Where were you when you found out the Cubs had acquired Tommy La Stella from the Atlanta Braves for Arodys Vizcaino in November 2014? I was in line for Swedish Meatballs at IKEA.
Oh, you don’t remember? Yep, makes sense. I’d imagine most folks don’t have that moment ingrained in their memory and haven’t spent all that much time thinking about the Cubs’ backup infielder and pinch hitter extraordinaire. Nonetheless, in his third season with the Cubs, Tommy La Stella continues to make a nice impression in infrequent action. Having spent a couple stints at Triple-A Iowa during the 2017 season, La Stella spent the majority of the year in a bench role in Chicago. With another successful year under his belt in limited duty, La Stella has positioned himself nicely to continue in this role into the 2018 season.
Position: 2B, 3B
|Tommy La Stella (2017)|
Year in Review:
The 28-year old posted the highest WARP of his career at 0.9 and his best slashline thus far at .288/.389/.472. La Stella’s extended numbers also point in good directions. Most notably, his walk rate of 13.2 percent and strikeout rate of 11.9 percent were both much better than league average and marked improvements from both his 2016 performance (10.7 percent walk rate, 16 percent strikeout rate) and his overall career numbers (10.5 percent walk rate, 12.2 percent strikeout rate). Impressively, La Stella and Anthony Rizzo were the only Cubs hitters in 2017 to have higher walk rates than strikeout rates. Simultaneously, La Stella also experienced the first slight power surge of his major league career, as he hit five home runs, meaning more than half of his nine total career homers came in 2017.
Yet, though much of La Stella’s game improved in 2017, his batted ball numbers were less impressive than the year before. Consider his flyball rate of 33.9 percent, which was better than his career average of 31.9, but was a decrease from 2016’s 36.4 percent.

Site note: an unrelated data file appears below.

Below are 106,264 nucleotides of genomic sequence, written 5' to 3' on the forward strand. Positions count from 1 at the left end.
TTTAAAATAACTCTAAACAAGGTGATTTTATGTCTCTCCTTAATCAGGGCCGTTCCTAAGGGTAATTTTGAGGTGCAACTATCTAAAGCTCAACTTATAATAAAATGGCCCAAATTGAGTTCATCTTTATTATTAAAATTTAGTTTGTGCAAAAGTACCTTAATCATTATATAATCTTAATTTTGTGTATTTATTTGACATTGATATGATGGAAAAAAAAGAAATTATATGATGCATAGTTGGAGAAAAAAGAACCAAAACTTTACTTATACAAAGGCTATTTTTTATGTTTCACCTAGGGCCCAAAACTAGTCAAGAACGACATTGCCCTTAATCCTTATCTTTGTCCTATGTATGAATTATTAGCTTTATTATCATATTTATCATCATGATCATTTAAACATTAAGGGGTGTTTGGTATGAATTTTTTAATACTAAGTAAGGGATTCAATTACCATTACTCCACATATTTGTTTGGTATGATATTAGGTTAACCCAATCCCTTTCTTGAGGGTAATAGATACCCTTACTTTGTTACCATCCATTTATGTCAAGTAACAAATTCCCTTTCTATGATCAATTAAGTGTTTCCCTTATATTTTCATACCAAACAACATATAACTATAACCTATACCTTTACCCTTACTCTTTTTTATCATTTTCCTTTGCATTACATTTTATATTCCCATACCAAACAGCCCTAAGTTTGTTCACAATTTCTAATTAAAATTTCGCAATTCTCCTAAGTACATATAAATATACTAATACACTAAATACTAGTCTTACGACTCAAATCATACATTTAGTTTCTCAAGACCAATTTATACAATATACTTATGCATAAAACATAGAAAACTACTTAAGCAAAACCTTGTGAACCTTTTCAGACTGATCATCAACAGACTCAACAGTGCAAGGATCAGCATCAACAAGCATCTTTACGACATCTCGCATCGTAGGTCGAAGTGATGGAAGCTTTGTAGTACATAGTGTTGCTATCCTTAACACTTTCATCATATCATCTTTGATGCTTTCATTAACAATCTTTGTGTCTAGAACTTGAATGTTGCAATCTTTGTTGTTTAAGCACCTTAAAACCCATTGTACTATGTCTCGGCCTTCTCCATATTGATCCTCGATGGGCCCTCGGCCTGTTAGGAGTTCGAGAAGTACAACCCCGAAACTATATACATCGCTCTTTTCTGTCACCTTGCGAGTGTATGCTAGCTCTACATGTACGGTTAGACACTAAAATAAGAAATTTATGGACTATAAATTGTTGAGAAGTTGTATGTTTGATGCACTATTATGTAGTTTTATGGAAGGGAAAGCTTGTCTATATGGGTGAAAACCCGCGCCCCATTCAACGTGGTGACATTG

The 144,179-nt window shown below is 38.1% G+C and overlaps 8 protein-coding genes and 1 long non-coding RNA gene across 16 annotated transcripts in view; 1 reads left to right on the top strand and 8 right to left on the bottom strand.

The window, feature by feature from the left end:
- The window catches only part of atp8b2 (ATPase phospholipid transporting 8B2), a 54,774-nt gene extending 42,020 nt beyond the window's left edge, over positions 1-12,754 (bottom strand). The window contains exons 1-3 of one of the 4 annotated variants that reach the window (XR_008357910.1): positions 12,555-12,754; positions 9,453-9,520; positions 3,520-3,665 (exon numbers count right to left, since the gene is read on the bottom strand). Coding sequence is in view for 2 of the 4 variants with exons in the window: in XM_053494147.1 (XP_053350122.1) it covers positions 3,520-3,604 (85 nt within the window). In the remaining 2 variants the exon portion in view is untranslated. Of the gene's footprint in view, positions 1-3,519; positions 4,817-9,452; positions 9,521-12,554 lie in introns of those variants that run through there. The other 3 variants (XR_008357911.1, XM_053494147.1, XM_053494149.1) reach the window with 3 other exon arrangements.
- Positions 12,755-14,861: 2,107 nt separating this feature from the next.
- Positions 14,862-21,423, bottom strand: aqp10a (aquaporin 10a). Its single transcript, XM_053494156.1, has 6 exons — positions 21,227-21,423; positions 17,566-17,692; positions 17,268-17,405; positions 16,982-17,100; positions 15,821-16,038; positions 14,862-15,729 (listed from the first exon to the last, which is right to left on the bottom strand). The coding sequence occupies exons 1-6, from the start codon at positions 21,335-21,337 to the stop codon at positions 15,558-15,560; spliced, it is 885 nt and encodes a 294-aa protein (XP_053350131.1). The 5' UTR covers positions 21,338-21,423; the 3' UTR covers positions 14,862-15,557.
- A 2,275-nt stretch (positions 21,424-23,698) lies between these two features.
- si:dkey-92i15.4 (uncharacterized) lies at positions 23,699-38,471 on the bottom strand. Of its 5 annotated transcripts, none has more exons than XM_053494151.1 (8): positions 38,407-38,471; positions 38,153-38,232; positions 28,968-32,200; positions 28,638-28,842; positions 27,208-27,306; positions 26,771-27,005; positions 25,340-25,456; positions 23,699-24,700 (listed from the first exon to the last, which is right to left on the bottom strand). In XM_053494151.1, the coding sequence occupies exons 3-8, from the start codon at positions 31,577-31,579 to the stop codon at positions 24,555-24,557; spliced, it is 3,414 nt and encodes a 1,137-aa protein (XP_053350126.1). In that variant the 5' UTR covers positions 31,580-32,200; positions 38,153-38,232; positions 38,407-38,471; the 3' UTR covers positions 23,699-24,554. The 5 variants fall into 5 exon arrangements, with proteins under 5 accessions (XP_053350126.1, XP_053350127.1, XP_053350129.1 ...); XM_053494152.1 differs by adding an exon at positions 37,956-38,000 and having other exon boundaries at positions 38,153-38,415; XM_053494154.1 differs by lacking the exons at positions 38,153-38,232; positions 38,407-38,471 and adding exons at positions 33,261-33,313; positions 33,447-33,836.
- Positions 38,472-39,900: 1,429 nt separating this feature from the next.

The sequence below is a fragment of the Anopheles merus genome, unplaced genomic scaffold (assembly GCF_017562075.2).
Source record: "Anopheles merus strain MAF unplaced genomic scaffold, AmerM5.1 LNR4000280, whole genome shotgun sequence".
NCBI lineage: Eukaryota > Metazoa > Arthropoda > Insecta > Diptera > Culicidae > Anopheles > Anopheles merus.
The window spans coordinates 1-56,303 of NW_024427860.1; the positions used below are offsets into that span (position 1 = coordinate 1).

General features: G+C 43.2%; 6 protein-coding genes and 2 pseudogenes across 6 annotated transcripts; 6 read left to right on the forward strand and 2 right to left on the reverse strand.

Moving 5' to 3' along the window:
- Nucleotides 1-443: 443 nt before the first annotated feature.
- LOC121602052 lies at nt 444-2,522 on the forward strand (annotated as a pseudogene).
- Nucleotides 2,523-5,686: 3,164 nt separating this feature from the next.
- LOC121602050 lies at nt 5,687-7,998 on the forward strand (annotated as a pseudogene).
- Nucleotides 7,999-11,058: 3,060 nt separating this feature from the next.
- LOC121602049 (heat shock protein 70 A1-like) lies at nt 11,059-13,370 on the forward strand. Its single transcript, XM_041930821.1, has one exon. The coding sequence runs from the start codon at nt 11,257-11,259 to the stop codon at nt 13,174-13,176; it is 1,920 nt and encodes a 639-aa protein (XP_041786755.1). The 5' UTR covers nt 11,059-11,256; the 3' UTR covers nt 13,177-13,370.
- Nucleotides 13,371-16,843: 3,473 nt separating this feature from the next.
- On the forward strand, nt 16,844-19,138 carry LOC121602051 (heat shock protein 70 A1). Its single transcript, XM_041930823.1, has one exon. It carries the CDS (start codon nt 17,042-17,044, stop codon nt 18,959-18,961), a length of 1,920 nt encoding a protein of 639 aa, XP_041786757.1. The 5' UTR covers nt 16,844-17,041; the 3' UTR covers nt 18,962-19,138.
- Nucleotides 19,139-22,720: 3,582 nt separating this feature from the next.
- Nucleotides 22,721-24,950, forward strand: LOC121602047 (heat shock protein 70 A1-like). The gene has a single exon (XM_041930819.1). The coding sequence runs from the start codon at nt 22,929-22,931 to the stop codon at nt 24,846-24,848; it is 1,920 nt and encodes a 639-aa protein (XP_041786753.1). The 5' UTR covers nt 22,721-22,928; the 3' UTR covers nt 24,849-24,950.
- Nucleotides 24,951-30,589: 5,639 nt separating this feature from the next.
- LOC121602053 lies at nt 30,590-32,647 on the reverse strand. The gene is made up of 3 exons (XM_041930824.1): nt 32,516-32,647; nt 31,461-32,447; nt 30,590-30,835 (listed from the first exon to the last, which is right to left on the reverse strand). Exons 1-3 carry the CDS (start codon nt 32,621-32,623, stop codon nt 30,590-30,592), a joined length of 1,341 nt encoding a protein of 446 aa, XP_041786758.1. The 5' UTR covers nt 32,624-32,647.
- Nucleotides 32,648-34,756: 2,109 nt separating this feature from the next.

La Stella also hit line drives at a lower rate than he had in his first two seasons in Chicago, posting a 22.9 percent liner rate following seasons of 29.5 and 28.1 in 2015 and 2016, respectively. Disappointingly, but unsurprisingly, as his line drive and flyball rates dropped, his ground ball rate increased, jumping up to 43.1 percent, after coming in at 35.5 in 2016. However, La Stella remained a quite productive player by maintaining a hard contact rate of 32.1 percent (higher than league average) and limiting soft contact to a rate of 15.6 (lower than league average).
Nonetheless, probably the most exciting development for La Stella in 2017 was his improved plate discipline. Always a solid contact hitter, La Stella made great strides in determining more prudent pitches to swing at. In 2017, his O-Swing rate of 25.4 percent was lower than his 2016 output (28.7) and his career average (26.4), while his Z-Swing rate of 63.2 percent was higher than his career average (60.8). In other words, La Stella was swinging at less pitches out of the strike zone and swinging at more pitches in the strike zone, both great signs for a player whose calling card is an ability to make hard contact and to get on base frequently.
This improved discipline was particularly on display in La Stella’s work as a pinch hitter where he walked at a shocking rate of 22.7 percent. In 44 plate appearances (so, small sample size caveat, but since we’re talking about pinch hitting, nobody really has a large sample size), La Stella hit to a legitimately terrific .290/.488/.419 line with that aforementioned impressive walk rate, good for a 154 wRC+. His terrific work as a pinch hitter was one quality that truly made him invaluable to the 2017 team and sets him up quite well for bench roles in 2018 and for many years to come.